One of the players accused was even given a lie detector test which he passed.

Centre County District Attorney Bernie Cantorna reviewed the police report and declined to file any charges.

Some things to keep in mind here:

  1. The standard of proof is very different in criminal and civil worlds. In the civil world, you win if you can prove that “more likely than not,” a thing entitling you to money or relief happened. No joke, when I am explaining to the jury, the analogy I use is that the Plaintiff, Humphries in this case, simply has to get the ball across the 50 yard line and he wins. A juror only has to be 51% sure that what Humphries is saying happened, order for Humphries to win. In criminal, it’s “beyond a reasonable doubt” which, as with “reasonable person” above, is the wishy-washiest thing on the planet. All you need to know is it’s way higher.
  2. The standard for convicting someone and bringing criminal charges is different. I don’t know the exact terminology for the proof necessary before filing criminal charges, but it’s lower than conviction. In theory*, though, you’re not charging someone if you don’t think you can convict.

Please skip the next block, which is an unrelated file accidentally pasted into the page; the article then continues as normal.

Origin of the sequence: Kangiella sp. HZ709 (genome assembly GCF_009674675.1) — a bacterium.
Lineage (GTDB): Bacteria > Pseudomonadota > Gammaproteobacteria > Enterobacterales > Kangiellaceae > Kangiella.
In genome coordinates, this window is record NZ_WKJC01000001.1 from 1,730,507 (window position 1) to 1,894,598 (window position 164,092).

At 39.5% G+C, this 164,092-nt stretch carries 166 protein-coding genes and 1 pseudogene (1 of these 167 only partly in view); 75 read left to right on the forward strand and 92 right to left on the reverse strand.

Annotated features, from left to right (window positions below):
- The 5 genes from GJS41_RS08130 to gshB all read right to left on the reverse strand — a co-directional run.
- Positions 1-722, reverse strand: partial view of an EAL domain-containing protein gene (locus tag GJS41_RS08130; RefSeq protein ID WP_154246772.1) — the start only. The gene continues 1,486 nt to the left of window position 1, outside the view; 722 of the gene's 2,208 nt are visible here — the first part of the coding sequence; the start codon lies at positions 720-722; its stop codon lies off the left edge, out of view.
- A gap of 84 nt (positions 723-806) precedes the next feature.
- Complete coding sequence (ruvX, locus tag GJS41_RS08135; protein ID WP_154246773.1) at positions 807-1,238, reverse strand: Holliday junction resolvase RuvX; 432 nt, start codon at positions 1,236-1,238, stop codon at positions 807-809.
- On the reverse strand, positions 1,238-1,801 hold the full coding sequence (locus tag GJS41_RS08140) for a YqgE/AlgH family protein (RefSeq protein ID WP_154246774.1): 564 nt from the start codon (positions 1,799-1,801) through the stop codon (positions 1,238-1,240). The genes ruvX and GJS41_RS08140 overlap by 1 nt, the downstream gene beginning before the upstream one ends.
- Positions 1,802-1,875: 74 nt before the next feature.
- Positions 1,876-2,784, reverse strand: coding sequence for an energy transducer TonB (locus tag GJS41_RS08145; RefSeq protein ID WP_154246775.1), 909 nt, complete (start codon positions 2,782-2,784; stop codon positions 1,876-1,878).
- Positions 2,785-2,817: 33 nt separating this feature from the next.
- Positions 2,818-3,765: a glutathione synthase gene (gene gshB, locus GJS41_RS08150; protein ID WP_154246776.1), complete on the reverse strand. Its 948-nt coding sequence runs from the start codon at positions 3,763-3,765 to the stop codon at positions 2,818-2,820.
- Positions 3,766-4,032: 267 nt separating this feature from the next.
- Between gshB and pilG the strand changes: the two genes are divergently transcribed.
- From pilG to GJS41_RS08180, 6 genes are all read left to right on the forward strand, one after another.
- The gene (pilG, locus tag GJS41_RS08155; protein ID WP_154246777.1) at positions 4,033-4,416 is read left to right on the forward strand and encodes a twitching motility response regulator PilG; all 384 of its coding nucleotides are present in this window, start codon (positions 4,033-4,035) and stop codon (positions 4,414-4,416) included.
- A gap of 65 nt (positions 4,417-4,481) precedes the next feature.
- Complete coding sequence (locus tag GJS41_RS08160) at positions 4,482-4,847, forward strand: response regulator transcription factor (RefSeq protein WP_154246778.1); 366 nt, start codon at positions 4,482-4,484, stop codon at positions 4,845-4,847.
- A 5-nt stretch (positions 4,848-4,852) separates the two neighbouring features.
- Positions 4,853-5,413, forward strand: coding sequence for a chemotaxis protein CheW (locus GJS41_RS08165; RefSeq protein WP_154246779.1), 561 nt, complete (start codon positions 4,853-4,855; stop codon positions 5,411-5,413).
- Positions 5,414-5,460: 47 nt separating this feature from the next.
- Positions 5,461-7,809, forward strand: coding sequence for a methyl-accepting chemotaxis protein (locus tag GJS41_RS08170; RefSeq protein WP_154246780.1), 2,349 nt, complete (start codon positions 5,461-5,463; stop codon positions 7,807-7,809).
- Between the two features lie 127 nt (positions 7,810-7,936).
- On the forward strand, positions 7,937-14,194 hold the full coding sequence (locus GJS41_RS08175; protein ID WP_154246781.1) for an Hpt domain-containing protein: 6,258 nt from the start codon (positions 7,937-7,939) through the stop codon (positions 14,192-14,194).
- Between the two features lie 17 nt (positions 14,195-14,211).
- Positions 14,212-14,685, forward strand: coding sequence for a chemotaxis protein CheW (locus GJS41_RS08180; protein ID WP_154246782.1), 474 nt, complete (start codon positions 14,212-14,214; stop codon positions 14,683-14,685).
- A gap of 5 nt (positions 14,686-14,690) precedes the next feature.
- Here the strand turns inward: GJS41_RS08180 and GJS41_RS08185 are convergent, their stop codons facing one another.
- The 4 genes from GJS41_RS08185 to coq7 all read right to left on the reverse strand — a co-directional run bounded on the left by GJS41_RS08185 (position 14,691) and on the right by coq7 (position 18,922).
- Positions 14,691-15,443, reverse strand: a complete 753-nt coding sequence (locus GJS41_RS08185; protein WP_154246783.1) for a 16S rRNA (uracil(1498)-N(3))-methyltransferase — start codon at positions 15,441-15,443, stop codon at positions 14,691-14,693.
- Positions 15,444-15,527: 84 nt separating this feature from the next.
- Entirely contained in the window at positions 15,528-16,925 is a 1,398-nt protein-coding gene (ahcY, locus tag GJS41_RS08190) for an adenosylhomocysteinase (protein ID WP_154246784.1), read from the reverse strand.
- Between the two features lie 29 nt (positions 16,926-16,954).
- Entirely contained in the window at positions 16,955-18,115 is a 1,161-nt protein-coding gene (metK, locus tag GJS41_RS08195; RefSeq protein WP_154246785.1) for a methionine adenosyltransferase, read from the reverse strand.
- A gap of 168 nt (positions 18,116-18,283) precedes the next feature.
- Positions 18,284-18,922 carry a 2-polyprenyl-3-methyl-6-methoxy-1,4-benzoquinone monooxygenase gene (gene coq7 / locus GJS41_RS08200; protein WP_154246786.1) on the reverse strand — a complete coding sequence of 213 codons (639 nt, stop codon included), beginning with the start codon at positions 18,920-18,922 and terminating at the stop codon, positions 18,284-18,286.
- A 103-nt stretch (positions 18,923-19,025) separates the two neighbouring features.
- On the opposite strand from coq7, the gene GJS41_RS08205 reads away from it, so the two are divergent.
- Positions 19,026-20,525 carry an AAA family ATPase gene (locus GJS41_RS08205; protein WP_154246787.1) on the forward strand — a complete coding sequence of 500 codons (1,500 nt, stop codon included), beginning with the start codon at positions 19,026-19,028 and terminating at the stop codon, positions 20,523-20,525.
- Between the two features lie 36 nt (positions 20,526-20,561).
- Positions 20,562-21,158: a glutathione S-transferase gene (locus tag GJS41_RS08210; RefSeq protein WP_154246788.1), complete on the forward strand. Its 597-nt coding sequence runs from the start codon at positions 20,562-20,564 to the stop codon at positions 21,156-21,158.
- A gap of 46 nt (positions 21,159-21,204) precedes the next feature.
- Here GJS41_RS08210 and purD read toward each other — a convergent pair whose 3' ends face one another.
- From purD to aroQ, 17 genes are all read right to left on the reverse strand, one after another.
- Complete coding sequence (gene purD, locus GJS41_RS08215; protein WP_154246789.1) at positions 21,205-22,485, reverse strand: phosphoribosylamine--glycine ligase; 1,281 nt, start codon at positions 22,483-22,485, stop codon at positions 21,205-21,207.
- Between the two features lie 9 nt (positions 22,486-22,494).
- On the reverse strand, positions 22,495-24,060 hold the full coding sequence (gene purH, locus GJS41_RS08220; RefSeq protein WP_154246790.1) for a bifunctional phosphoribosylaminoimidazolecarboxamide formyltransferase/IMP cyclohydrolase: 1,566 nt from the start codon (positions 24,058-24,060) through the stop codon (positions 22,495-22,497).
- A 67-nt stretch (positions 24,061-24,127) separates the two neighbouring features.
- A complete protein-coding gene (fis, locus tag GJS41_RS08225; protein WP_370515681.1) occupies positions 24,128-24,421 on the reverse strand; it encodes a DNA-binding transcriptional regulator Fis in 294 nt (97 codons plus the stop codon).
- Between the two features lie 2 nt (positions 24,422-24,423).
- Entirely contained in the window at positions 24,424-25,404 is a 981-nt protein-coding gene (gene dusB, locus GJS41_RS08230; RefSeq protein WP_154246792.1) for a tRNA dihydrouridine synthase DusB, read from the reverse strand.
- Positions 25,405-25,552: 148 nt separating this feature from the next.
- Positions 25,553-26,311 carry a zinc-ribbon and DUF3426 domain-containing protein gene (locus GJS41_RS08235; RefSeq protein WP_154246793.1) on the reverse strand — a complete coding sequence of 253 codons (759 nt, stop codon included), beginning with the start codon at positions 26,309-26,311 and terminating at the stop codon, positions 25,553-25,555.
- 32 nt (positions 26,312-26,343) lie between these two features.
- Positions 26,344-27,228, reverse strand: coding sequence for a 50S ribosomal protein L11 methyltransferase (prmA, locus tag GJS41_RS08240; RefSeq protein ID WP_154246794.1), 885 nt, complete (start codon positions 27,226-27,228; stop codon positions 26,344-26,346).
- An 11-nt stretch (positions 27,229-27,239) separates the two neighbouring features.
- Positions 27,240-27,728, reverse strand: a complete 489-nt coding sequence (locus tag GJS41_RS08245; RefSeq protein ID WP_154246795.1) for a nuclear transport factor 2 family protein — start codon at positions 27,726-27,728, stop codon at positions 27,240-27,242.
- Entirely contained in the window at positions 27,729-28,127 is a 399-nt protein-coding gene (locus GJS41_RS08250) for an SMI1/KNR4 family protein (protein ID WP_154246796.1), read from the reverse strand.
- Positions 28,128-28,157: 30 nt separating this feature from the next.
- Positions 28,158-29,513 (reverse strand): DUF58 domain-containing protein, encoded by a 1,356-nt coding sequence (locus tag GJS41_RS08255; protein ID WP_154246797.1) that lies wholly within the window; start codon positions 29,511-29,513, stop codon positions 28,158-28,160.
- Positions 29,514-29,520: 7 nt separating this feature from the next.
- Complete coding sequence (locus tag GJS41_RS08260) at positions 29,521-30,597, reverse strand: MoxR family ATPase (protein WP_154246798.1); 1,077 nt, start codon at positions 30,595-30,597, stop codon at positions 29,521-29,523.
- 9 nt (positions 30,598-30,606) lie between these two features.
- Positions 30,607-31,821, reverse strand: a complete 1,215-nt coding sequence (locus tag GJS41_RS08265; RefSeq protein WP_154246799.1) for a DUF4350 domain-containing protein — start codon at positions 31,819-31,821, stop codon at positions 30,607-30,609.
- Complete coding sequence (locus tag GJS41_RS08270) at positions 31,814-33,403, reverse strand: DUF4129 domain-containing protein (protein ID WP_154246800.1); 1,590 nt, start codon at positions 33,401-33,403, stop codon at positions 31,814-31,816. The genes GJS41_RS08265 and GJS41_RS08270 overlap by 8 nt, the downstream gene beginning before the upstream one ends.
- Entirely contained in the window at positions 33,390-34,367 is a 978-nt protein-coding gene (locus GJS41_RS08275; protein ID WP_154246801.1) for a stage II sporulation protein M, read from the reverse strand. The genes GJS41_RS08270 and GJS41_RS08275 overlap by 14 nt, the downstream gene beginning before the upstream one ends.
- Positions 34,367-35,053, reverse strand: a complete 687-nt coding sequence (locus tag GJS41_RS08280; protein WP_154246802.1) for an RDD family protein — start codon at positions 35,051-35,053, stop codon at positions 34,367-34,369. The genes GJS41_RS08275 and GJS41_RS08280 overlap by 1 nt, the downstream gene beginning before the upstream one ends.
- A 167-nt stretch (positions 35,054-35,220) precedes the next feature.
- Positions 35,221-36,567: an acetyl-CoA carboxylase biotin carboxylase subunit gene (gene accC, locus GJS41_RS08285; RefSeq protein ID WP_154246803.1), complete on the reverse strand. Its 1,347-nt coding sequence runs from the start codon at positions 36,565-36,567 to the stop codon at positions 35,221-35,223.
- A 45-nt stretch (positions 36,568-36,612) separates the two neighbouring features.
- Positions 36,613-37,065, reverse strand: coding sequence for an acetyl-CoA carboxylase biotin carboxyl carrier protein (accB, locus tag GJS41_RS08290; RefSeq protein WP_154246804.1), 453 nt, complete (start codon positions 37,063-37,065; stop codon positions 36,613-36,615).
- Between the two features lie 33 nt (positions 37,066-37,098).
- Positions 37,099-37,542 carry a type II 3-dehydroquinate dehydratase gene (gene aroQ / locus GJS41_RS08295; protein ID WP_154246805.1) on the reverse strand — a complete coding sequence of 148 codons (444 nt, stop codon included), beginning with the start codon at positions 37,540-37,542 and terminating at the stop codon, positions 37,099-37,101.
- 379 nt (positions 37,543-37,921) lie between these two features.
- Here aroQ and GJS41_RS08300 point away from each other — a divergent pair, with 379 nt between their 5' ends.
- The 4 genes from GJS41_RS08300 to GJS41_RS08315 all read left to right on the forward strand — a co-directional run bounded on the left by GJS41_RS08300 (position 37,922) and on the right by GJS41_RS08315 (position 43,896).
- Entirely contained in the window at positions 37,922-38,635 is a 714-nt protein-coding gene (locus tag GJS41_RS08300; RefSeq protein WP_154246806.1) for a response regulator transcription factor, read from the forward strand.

*theory not applicable to really any prosecutor’s office, as they know, and very, very frequently use, the threat of conviction to get people to plead guilty to shit they either didn’t do or that would be hard to convict on. The CJ system is a fucking disaster and bail should be abolished.

3. Lie detectors are worthless. Worthless for convicting, worthless for exonerating, worthless. The only thing they’re good for is scaring people into taking plea deals or confessing to crimes they didn’t commit. They aren’t even admissible in court, and criminal courts will admit even the junkiest of science as “evidence.” If you can’t get your “scientific” “evidence” into a criminal trial, it’s beyond worthless.